Here recently, I’ve been asked a few times to do a “Curious Case of” career analysis article on R&B/dance artist Ciara, whose been putting out records for almost a decade, but seems to have declining success. I can describe shortly what I think has caused this arguable decline, so I’ve opted to do a “Rock&Rant” instead. Caught in the wave of hip-hop’s major infiltration into R&B and the Billboard Top 40, Ciara came to us donned the “Princess of Crunk N’ B” in 2004 with the smash hit “Goodies.” Crunk N’ B was an R&B-influenced off-shoot from the rap sub-genre, Crunk. One would think being the face of a new genus would give Ciara a head-start on a lengthy and flourishing career, but this was the first nail in the coffin. Crunk itself had a short shelf-life in mainstream music; therefore, any of its by-products would go down with it, leaving Ciara to enter the murky waters of having to revise her sound before becoming an established act. She also had to shake her current image, which brings me to the second nail in the coffin.
Most artists have what I call a “blueprint” that they’re built from. It’s based on either their personal musical influence (ex. Usher was heavily inspired by Michael Jackson) or someone that their record label thinks it’s cool to emulate (ex. Jessica Simpson came off of the Christina Aguilera/Britney Spears factory line). I’m not sure who Ciara deems her influences to be, but it was clear her “blueprint” was Janet Jackson and the late Aaliyah (who was inspired by Jackson, herself), as she was a soft-voiced singer, but a skilled and trained dancer. Comparisons or resemblances only work if the artist matches or succeeds them in their own way. Ciara’s music lacked the depth and production sophistication of some of Jackson’s work (ex. “Rhythm Nation”) and her voice was weaker and more limited in range than Aaliyah’s. Additionally, anyone that seemed to mimic Aaliyah was immediately dismissed or criticized. Aaliyah is and was a sensitive subject as the beloved artist (especially in the hip-hop/R&B community) died at age 22 in a plane crash just 3 years before Ciara’s arrival. When you’re viewed as a lesser-version of another popular singer, it can be hard to make a lasting impact.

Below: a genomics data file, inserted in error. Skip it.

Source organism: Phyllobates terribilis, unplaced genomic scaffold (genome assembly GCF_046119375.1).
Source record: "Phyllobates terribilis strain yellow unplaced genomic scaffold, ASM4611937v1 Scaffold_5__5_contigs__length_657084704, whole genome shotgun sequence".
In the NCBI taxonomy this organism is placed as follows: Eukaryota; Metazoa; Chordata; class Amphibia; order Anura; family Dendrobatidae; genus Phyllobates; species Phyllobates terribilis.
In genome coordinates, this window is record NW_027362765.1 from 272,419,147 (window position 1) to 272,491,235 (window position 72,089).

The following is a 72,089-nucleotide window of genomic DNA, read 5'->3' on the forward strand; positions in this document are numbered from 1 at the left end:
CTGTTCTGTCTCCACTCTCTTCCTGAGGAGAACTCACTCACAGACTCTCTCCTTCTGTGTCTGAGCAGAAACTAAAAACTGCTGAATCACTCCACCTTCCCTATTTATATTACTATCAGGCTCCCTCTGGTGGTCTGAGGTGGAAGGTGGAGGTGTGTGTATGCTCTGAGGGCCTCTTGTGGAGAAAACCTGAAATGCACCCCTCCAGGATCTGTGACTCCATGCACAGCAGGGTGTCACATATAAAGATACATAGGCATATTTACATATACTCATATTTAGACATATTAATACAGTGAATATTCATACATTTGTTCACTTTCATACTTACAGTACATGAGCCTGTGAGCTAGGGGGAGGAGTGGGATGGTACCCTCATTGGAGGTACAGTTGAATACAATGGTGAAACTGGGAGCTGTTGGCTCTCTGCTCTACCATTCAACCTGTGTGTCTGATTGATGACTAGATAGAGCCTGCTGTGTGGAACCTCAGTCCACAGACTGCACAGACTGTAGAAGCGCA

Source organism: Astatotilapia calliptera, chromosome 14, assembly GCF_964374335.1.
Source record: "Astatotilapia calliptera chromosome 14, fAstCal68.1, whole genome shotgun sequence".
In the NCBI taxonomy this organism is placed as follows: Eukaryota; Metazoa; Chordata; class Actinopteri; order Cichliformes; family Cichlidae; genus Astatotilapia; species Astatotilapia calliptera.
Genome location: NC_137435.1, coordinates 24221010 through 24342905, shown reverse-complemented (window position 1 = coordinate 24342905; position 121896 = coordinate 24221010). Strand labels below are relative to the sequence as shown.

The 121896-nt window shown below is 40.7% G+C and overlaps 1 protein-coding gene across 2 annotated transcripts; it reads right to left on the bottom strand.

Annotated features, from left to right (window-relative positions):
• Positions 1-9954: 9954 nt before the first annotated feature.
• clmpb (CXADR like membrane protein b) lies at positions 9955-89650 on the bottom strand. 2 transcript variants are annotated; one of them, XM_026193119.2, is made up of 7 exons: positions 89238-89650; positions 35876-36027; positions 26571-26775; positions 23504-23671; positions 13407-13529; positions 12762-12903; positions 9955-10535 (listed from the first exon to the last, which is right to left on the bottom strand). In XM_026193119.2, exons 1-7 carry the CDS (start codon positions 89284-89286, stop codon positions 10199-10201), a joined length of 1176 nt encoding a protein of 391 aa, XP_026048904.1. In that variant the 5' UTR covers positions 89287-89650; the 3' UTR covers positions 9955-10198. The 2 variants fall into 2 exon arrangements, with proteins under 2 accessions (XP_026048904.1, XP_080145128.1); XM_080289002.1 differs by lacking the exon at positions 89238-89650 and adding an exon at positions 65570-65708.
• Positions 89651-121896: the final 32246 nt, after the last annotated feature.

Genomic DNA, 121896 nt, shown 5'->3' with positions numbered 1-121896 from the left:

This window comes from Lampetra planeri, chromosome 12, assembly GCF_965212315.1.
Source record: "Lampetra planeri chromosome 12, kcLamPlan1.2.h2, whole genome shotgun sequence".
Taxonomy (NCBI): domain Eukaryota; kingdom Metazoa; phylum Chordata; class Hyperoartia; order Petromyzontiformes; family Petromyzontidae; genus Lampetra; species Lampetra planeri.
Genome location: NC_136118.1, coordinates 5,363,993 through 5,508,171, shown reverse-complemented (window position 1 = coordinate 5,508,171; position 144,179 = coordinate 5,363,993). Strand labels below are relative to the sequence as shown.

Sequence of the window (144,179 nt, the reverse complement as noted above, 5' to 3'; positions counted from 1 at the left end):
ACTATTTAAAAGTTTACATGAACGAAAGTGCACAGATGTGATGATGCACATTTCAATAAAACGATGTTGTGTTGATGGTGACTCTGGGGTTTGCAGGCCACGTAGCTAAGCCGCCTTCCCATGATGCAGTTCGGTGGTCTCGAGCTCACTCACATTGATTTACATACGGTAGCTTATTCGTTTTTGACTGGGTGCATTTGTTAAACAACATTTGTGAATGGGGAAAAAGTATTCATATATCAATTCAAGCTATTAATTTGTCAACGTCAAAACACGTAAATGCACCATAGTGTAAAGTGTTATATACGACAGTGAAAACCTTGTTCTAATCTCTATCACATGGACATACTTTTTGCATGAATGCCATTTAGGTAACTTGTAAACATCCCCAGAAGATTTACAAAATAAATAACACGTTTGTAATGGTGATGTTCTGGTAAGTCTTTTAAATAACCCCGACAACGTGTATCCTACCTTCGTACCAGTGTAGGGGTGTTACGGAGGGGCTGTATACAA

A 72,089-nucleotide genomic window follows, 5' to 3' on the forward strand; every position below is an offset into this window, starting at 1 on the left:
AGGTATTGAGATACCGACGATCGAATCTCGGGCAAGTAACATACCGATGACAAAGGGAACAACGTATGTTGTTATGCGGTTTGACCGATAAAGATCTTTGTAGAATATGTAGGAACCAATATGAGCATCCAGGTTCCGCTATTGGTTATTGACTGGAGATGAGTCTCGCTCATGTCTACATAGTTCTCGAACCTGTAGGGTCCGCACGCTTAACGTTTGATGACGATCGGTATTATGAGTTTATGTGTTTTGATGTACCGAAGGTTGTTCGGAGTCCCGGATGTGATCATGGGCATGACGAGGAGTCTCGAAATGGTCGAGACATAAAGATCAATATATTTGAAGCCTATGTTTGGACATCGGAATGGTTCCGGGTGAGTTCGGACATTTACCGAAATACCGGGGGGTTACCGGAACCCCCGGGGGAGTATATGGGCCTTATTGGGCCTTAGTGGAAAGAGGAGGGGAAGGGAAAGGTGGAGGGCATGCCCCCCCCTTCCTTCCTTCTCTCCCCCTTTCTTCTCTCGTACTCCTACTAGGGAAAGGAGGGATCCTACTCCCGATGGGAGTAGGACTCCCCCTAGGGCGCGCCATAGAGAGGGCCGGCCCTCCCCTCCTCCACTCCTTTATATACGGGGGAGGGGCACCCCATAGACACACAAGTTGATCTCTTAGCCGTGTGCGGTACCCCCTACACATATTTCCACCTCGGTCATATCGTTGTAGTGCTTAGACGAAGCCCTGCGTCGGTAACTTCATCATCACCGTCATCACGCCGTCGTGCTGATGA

For “The Evolution” album, Ciara made a seamless shift from “Crunk N’ B” to R&B/dance and had a sexier image. The changes worked for audiences and “Evolution” went platinum in the U.S. Everything came to a screeching halt on the “Fantasy Ride” follow-up as her label, LaFace Records, took the saying “change is good” too much to heart. With Justin Timberlake & Britney Spears producers Danja & Dr. Luke in the liner notes, many felt “Fantasy Ride” was the most “pop” we’ve heard Ciara and that the album isolated her core R&B audience. Instant genre changes can be a killer. Furthermore, as the heat cranked up on her sexual austere, it got hard to swallow (or respect), considering she used to sing about how guys couldn’t easily get to her “Goodies.” The icing on the cake was seeing her dressed and acting like a rap video model in the music clip for “Ride” (featuring Ludacris) from her last album “Basic Instinct.” Although it got her back to her R&B/dance roots, “Basic Instinct” was, well, basic (see my review here). So there you have it: Ciara’s career is where it is because she was initially marketed on shaky ground and musically (and image-wise) moves like a rolling stone, lacking any foundational consistency. I doubt Ciara won’t go down without a fight, however, because from what interviews I’ve seen, she goes head to head with her label and is desperate for creative saliency. Let’s hope the new self-titled July 9th album gets her back on track.